A few weeks ago I watched this episode of WLTV, where Gary V’s guest, Michael Madrigale, sommelier at Bar Boulud in NY, talks about his life and how he got into wine. I was particularly attentive when he explained how he finally discovered the wines of the Northern Rhône , a wine-region he didn’t understand at first, but is totally obsessed with now. I was fascinated by the level of passion in his words and felt that I could clearly follow his reasoning on how his connection to Rhône wines developed.
While watching this, I also realized that my own experience with Northern Rhône is definitely limited if not non-existent (supermarket Crozes-Hermitage doesn’t do the appelation right I guess). And since passion can be contagious: right after the show, inspired by the praising of matured Syrah, I screened the web for interesting bottles.
After some research I came accross the wines of Domaine Auguste Clape, commonly recognized as one of the best producers of Cornas. And since I wanted to follow Madrigale‘s suggestion of tasting matured wine, I opted for a bottle of 1999, a highly rated vintage (95 points in Parker’s vintage chart) that also offers a solid 12 yars maturation. Could there be any better circumstance to plunge head first into the Northern Rhône? Now I only had to wait for the right occasion to pop the cork.
But it came soon enough with a beautiful rack of lamb scheduled for a dinner with friends. Reflexively I holstered out this bottle in the morning and checked its condition.
Right after pulling the cork, it already showed a beautiful berry nose, mixed with a touch of rose. A tiny sip reveals a firm tannic grip on the palate. I decided to let the bottle audouze until the evening (meaning not decanting it, but just leaving it in the bottle without the cork).
A few hours later came the moment of truth. The nose is just beautiful, elegant and retained at the same time. It seems like it wants to avoid kitsch at any price with fruit just intense enough as to appear seductive, but not more. You smell just a few tiny berries… but in 3D and HD. Then there is again this light smell of roses, or rather of a rose with stem, since there was also a touch of green in it and of course it doesn’t smell of kitsch either… let’s just say there’s a delicate floral component with the berries. And last but not least we have a light earthy touch, maybe announcing what we are to find next…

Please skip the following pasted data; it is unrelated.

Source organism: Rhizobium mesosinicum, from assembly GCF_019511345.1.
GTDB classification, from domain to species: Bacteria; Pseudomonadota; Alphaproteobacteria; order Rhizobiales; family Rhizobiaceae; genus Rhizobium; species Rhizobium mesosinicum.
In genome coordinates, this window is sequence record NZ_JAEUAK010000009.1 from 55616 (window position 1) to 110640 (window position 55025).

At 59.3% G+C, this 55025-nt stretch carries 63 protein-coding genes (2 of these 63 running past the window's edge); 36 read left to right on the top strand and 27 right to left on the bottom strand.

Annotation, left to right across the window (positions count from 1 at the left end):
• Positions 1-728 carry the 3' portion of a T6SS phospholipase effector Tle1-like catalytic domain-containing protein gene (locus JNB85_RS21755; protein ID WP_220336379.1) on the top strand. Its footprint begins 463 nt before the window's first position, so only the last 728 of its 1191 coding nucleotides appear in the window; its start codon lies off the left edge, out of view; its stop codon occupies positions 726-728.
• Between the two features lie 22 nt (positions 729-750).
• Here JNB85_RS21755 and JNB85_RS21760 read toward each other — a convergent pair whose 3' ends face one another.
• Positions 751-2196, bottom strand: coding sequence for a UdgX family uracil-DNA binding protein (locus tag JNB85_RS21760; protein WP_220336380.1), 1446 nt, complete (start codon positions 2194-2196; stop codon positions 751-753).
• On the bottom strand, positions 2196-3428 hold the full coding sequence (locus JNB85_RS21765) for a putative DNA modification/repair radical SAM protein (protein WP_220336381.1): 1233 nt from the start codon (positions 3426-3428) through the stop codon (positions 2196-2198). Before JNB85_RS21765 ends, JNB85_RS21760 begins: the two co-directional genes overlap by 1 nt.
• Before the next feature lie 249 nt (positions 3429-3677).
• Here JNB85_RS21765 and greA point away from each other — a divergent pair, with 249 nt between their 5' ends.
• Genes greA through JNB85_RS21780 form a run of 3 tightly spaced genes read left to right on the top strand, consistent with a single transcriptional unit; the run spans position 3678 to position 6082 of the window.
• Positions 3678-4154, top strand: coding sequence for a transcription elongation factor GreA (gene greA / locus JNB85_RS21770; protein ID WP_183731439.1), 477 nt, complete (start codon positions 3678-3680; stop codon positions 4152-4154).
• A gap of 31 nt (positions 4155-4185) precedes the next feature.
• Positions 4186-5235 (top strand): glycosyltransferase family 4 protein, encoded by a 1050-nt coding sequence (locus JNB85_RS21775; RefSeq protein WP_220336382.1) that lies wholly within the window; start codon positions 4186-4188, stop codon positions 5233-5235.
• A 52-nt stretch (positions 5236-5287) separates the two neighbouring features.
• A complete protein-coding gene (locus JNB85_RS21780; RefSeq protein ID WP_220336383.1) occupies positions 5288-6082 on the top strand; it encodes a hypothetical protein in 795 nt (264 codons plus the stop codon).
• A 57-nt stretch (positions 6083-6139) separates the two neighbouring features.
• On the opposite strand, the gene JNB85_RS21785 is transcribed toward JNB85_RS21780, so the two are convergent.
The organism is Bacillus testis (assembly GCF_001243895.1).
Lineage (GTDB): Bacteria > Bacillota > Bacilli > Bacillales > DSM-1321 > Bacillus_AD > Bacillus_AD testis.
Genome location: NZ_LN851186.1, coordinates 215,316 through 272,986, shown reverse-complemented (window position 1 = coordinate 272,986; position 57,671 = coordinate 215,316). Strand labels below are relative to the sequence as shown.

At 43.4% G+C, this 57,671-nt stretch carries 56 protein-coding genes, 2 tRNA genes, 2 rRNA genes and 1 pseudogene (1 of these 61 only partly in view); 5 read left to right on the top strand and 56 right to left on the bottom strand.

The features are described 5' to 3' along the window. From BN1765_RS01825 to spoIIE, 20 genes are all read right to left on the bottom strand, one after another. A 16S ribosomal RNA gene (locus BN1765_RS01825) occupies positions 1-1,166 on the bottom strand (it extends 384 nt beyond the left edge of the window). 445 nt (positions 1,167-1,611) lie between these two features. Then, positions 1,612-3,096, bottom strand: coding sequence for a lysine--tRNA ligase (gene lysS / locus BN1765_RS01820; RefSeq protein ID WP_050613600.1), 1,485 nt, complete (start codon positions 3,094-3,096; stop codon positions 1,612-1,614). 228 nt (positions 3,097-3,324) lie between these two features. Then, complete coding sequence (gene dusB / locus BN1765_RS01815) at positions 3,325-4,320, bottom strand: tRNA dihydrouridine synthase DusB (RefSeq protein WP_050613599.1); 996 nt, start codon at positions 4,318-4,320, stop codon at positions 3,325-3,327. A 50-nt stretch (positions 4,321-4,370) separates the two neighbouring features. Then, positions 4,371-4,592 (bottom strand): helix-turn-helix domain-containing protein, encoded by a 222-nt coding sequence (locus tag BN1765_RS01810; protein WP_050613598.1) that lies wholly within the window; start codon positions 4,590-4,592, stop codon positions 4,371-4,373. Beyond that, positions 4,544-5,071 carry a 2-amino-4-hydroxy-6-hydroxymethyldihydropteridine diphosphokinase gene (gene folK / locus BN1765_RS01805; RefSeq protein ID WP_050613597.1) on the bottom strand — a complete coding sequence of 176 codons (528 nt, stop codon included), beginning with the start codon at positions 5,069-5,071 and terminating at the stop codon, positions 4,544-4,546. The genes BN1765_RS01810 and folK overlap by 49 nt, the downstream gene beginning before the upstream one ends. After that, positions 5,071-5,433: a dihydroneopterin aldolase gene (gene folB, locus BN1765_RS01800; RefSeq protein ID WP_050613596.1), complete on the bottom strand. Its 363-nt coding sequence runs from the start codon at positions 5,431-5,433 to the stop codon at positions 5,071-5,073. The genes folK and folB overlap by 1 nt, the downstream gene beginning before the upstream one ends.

On the palate everything seems in place now with beautiful weight, balance and structure. The weight is of such grace that I wonder if I could ever drink Syrah of any other origin again. Tannins are still there, but well polished and accompanied by a truly compelling freshness on the mid to back-palate. Berry fruit is noticeable, but a bit more shy than in the nose. Earth and leather notes are more clear instead. Sometimes, tannins feel a bit like drying out, but it doesn’t really reduce the pleasure also because presence and length are just too convincing. Such that the glass finds it way to the mouth with regular pace. Yes, there is something gouelyant or quaffable with this wine, but what impresses me most is its elegance and finesse. I wonder who wants big, fat Shiraz from any other place when you can get Syrah that tastes like this.
Of course, this greatness came at a not so small price (around 60 Euro) but I also think it was worth it. Sometimes you just want to discover a region top-down, which also permits to find a certain benchmark. I can say that I have found mine and can now start exploring the Northern Rhône more closely and maybe try to find some bargains. What a nice headstart!